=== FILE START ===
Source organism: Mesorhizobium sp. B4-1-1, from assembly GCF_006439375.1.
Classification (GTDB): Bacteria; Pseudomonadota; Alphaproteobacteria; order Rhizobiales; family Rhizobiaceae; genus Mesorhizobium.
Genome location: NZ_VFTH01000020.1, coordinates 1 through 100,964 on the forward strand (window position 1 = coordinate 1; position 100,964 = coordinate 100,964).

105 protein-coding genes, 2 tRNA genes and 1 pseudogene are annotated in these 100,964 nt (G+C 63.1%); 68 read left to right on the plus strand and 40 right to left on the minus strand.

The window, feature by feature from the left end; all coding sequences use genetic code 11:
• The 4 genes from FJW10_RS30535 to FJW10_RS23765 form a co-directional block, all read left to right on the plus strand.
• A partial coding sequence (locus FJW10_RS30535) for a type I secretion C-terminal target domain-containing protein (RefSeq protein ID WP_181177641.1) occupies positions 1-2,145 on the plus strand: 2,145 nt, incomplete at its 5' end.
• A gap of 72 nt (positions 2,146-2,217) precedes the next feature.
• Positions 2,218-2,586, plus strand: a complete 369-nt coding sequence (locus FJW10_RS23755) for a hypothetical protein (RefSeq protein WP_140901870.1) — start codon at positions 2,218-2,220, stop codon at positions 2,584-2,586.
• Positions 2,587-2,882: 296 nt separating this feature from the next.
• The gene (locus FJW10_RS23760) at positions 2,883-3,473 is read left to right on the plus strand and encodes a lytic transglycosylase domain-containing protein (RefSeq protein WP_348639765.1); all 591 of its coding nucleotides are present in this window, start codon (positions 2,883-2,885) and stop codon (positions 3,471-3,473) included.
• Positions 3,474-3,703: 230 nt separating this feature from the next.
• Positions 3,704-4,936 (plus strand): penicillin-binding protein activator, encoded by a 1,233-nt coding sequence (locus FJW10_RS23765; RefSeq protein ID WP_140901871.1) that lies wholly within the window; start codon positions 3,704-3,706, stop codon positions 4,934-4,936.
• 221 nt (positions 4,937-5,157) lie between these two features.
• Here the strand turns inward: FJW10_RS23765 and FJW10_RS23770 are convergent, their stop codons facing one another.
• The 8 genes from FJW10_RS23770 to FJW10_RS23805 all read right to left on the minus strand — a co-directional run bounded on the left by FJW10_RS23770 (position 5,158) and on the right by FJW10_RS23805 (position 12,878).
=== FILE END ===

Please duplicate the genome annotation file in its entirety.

Source organism: Mesorhizobium sp. B4-1-1, from assembly GCF_006439375.1.
Classification (GTDB): Bacteria; Pseudomonadota; Alphaproteobacteria; order Rhizobiales; family Rhizobiaceae; genus Mesorhizobium.
Genome location: NZ_VFTH01000020.1, coordinates 1 through 100,964 on the forward strand (window position 1 = coordinate 1; position 100,964 = coordinate 100,964).

105 protein-coding genes, 2 tRNA genes and 1 pseudogene are annotated in these 100,964 nt (G+C 63.1%); 68 read left to right on the plus strand and 40 right to left on the minus strand.

The window, feature by feature from the left end; all coding sequences use genetic code 11:
• The 4 genes from FJW10_RS30535 to FJW10_RS23765 form a co-directional block, all read left to right on the plus strand.
• A partial coding sequence (locus FJW10_RS30535) for a type I secretion C-terminal target domain-containing protein (RefSeq protein ID WP_181177641.1) occupies positions 1-2,145 on the plus strand: 2,145 nt, incomplete at its 5' end.
• A gap of 72 nt (positions 2,146-2,217) precedes the next feature.
• Positions 2,218-2,586, plus strand: a complete 369-nt coding sequence (locus FJW10_RS23755) for a hypothetical protein (RefSeq protein WP_140901870.1) — start codon at positions 2,218-2,220, stop codon at positions 2,584-2,586.
• Positions 2,587-2,882: 296 nt separating this feature from the next.
• The gene (locus FJW10_RS23760) at positions 2,883-3,473 is read left to right on the plus strand and encodes a lytic transglycosylase domain-containing protein (RefSeq protein WP_348639765.1); all 591 of its coding nucleotides are present in this window, start codon (positions 2,883-2,885) and stop codon (positions 3,471-3,473) included.
• Positions 3,474-3,703: 230 nt separating this feature from the next.
• Positions 3,704-4,936 (plus strand): penicillin-binding protein activator, encoded by a 1,233-nt coding sequence (locus FJW10_RS23765; RefSeq protein ID WP_140901871.1) that lies wholly within the window; start codon positions 3,704-3,706, stop codon positions 4,934-4,936.
• 221 nt (positions 4,937-5,157) lie between these two features.
• Here the strand turns inward: FJW10_RS23765 and FJW10_RS23770 are convergent, their stop codons facing one another.
• The 8 genes from FJW10_RS23770 to FJW10_RS23805 all read right to left on the minus strand — a co-directional run bounded on the left by FJW10_RS23770 (position 5,158) and on the right by FJW10_RS23805 (position 12,878).